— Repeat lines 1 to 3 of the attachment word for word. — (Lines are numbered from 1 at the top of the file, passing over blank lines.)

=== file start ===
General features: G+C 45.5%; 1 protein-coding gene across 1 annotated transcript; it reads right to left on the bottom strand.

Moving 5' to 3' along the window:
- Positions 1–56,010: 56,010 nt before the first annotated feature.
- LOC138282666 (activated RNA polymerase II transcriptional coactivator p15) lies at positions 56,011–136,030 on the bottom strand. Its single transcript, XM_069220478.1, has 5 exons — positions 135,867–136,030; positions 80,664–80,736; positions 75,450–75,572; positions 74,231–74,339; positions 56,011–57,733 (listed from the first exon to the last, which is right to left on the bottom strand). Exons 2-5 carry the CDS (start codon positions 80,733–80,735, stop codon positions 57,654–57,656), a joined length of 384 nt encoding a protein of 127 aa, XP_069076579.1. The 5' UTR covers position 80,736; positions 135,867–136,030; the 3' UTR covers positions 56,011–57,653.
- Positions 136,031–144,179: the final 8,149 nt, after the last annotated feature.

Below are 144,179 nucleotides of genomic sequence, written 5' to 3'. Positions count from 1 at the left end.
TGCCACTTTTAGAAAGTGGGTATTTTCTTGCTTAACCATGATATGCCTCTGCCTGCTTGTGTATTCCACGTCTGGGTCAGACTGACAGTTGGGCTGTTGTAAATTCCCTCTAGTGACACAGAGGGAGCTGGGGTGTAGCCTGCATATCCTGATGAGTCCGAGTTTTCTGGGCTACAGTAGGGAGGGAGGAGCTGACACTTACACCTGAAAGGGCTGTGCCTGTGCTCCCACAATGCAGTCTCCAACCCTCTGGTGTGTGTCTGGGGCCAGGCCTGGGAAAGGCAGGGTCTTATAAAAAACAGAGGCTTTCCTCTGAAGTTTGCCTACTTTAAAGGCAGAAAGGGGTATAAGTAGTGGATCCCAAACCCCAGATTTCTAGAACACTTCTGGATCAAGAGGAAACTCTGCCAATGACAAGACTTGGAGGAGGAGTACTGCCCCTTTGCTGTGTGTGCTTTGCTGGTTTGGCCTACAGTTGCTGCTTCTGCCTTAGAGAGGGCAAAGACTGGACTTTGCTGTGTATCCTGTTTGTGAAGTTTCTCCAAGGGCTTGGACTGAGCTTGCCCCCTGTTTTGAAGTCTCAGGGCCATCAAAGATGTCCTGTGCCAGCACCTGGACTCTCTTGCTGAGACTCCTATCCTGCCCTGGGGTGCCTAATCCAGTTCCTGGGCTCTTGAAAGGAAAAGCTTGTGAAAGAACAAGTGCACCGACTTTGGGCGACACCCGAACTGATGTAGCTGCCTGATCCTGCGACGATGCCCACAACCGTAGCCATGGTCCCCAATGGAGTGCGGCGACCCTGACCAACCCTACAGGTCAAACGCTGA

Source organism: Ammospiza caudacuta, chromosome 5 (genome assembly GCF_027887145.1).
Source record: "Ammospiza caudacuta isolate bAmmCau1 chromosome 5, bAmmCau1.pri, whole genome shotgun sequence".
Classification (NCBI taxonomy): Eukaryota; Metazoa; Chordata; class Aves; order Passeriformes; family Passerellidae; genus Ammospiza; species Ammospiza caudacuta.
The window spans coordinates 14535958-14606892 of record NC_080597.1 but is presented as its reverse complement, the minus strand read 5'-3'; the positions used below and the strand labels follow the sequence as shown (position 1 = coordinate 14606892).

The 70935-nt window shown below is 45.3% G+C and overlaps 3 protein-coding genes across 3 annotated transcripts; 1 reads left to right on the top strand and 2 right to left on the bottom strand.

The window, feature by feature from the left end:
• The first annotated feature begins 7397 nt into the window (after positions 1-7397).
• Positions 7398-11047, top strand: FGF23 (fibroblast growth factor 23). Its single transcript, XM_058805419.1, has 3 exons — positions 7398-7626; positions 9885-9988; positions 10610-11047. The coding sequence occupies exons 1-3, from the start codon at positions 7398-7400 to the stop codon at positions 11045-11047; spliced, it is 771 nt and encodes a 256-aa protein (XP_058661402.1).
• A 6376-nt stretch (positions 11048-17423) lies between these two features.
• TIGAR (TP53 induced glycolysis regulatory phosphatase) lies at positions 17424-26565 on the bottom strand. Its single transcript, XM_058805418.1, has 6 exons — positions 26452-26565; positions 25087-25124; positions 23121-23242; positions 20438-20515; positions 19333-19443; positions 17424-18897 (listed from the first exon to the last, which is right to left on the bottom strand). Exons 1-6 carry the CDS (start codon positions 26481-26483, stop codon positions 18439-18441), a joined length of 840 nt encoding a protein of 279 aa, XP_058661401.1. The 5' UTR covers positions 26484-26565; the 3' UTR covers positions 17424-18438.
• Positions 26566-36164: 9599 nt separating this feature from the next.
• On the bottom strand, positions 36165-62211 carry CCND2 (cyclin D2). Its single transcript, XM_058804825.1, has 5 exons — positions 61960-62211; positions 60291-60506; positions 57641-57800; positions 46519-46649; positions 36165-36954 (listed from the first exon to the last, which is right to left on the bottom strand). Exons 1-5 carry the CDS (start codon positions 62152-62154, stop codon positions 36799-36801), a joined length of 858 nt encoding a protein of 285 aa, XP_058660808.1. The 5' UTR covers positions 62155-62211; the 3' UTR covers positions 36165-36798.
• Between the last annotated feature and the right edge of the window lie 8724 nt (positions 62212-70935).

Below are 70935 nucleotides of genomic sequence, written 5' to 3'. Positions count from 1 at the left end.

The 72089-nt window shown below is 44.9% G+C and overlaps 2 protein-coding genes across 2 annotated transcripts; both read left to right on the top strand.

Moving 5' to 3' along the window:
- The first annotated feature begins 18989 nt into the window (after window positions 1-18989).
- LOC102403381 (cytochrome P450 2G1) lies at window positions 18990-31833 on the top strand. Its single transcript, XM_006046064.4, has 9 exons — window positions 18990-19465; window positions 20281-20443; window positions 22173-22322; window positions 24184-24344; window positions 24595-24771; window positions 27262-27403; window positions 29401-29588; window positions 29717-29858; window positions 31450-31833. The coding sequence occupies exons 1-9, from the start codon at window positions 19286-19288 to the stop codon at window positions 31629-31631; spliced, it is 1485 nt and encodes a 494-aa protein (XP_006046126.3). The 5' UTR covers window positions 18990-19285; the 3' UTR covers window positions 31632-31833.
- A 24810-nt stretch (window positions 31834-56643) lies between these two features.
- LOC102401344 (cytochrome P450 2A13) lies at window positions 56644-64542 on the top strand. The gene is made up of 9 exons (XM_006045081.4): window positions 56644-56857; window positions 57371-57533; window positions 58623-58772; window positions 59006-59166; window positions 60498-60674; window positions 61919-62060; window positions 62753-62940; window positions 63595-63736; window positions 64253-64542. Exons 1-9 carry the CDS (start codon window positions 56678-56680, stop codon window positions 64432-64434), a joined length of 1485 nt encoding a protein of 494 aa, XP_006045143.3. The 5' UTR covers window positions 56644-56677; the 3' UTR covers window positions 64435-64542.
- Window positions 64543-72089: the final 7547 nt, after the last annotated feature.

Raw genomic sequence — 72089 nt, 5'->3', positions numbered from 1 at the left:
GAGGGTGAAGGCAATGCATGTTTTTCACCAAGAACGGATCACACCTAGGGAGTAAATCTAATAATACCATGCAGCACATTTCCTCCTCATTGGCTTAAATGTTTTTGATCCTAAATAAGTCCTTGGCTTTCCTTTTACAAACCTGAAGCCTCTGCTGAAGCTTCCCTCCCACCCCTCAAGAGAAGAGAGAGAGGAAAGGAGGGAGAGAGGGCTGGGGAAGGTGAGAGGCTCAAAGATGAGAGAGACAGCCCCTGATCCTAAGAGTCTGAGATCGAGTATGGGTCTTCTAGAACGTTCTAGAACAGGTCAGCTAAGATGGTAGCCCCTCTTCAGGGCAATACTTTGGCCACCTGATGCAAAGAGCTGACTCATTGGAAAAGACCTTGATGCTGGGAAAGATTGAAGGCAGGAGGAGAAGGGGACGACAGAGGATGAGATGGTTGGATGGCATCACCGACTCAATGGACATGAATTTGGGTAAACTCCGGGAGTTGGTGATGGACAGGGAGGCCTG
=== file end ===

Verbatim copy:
General features: G+C 45.5%; 1 protein-coding gene across 1 annotated transcript; it reads right to left on the bottom strand.

Moving 5' to 3' along the window:
- Positions 1–56,010: 56,010 nt before the first annotated feature.